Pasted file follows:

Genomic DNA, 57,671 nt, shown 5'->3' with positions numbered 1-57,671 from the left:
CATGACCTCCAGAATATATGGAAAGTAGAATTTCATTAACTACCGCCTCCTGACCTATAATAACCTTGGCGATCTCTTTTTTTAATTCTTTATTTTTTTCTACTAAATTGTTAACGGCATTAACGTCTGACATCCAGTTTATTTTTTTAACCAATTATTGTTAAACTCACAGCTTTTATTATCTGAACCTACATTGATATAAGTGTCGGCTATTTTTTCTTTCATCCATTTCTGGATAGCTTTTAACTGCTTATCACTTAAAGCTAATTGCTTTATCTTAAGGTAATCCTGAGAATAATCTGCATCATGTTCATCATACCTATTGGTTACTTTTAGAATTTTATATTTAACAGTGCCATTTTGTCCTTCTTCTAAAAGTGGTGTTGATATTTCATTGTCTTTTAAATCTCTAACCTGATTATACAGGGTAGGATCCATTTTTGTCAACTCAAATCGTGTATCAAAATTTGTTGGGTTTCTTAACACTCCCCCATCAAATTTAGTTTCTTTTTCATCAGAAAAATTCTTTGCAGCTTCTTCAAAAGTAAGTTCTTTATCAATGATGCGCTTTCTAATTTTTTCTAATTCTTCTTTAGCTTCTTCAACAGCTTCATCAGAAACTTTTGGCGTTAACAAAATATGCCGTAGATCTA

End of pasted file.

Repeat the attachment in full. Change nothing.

Genomic DNA, 57,671 nt, shown 5'->3' with positions numbered 1-57,671 from the left:
CATGACCTCCAGAATATATGGAAAGTAGAATTTCATTAACTACCGCCTCCTGACCTATAATAACCTTGGCGATCTCTTTTTTTAATTCTTTATTTTTTTCTACTAAATTGTTAACGGCATTAACGTCTGACATCCAGTTTATTTTTTTAACCAATTATTGTTAAACTCACAGCTTTTATTATCTGAACCTACATTGATATAAGTGTCGGCTATTTTTTCTTTCATCCATTTCTGGATAGCTTTTAACTGCTTATCACTTAAAGCTAATTGCTTTATCTTAAGGTAATCCTGAGAATAATCTGCATCATGTTCATCATACCTATTGGTTACTTTTAGAATTTTATATTTAACAGTGCCATTTTGTCCTTCTTCTAAAAGTGGTGTTGATATTTCATTGTCTTTTAAATCTCTAACCTGATTATACAGGGTAGGATCCATTTTTGTCAACTCAAATCGTGTATCAAAATTTGTTGGGTTTCTTAACACTCCCCCATCAAATTTAGTTTCTTTTTCATCAGAAAAATTCTTTGCAGCTTCTTCAAAAGTAAGTTCTTTATCAATGATGCGCTTTCTAATTTTTTCTAATTCTTCTTTAGCTTCTTCAACAGCTTCATCAGAAACTTTTGGCGTTAACAAAATATGCCGTAGATCTA